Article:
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No more bells and whistles?

CNET's Larry Dignan asks whether the tech sector doesn't follow the same patterns as any other maturing industry. So how about those aluminum producers?

When asked his opinion about the conventional wisdom that tech mergers don't work, Compaq Computer CEO Michael Capellas had a succinct answer.

He said the tech sector isn't any different from any other industry, meaning big mergers like the proposed marriage of Hewlett-Packard and Compaq can work.

"It is the maturation of the tech sector," Capellas said. "I don't think we are so different anymore, although some people may not want to admit it."

Admit it? If you buy into Capellas' logic, the whole tech sector has to come clean on a lot of things. It will have to admit that technology may not change the world. The New Economy may just be the economy. The key to happiness may not be in the latest PDA. Maybe even Larry Ellison and Scott McNealy will become less entertaining.

In other words, maybe the tech sector is the same as any other industry. Widgets anyone? How about those aluminum producers?

Technology has followed the same pattern forever--big splash, commoditization and price pressure followed by the big fizzle. Putting tech in the same club as Alcoa may not be as far-fetched as you might think. When it comes down to it, technology has followed the same pattern forever--big splash, commoditization and price pressure followed by the big fizzle. You can make subtle distinctions. CRM (customer relationship management) software is obviously hotter than telecommunications equipment right now--but in the end, we're still pushing a bunch of boxes around.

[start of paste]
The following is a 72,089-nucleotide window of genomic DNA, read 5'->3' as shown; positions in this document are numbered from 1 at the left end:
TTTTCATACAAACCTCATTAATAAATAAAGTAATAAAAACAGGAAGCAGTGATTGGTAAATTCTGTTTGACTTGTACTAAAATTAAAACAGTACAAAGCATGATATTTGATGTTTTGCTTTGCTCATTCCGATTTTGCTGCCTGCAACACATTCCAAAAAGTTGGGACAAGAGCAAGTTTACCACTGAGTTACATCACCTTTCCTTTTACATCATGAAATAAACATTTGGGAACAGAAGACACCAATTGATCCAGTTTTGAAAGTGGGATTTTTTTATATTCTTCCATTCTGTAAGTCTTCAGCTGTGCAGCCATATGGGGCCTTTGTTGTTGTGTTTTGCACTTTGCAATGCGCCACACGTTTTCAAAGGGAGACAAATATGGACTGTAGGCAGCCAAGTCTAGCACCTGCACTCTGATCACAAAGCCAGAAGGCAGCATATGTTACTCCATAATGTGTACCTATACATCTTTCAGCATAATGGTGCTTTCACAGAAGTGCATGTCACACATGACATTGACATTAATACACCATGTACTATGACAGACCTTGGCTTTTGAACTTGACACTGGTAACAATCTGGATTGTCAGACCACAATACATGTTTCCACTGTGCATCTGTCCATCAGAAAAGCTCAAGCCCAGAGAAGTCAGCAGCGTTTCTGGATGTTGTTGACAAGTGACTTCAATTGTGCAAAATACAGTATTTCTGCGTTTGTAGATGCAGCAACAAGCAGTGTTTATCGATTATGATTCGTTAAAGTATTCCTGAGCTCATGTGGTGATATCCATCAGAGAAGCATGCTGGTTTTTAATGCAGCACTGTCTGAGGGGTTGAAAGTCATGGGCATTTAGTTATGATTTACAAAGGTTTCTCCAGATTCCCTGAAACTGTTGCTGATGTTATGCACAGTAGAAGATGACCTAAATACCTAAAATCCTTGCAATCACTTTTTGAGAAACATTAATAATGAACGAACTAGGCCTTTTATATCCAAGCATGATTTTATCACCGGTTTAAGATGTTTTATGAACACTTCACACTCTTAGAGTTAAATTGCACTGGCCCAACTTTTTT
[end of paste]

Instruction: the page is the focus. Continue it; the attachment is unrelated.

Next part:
Storage, routers and applications servers will all eventually head to the same area--commodityville. That's why it's almost laughable to hear critics of the HP-Compaq deal argue that Compaq will screw up HP's printing business. This just in: Printers are already on their way to being commodities--even those fancy ink cartridges too.

That type of realization, which incidentally, may actually sway folks in favor of the HP-Compaq deal, leads companies to focus on scale and growth that may not be all that impressive. Contrast IBM's single-digit, boring growth rate with Transmeta's empty, brash talk from a few years ago.

It's tech, and it's respectable. But it's not exactly Netscape trying to upset Microsoft.

The reality that the tech sector may not be so hot has definitely hit Wall Street--the folks that love to invest in the next big thing. In an update to shareholders, mutual fund company T. Rowe Price told shareholders to drop the fascination with technology and realize that it's the same as any other sector.

Salomon Smith Barney is apparently on the same page. "One must be careful in assessing the impact of technology and how quickly it can become commodity-like," said Tobias Levkovich, a market strategist. "One must also realize the next cyclical upturn most likely will not look anything like the prior glory days."

Fortunately, the pessimism about the tech sector is also cyclical. According to Levkovich, the economy may rebound nicely, but it doesn't mean tech will follow. Nevertheless, tech "still dominates many investors' portfolios and imaginations."

"Fundamental reality and market perception about technology still seem to be out of sync," he said, adding that tech accounts for less than 5 percent of U.S. gross domestic product.

Depressing huh?

Fortunately, the pessimism about the tech sector is also cyclical. A portion of the sector in upheaval leads to big losses, if not outright extinction, but eventually there's a killer app to save the day, a start-up that captures the imagination, something that gets folks excited again.

And then folks get a little too optimistic, and analysts start cheering for companies that are little more than fluff.

In tech, it's all about the extremes.

There isn't a crystal ball to figure out what will pick technology off the mat, but rest assured there'll be something. No one saw Microsoft coming. No one predicted the Internet would change everything. In the 1970s, Xerox invented most of the tech items we use today and had no idea what it had.

Who knows what will be. You just have to believe.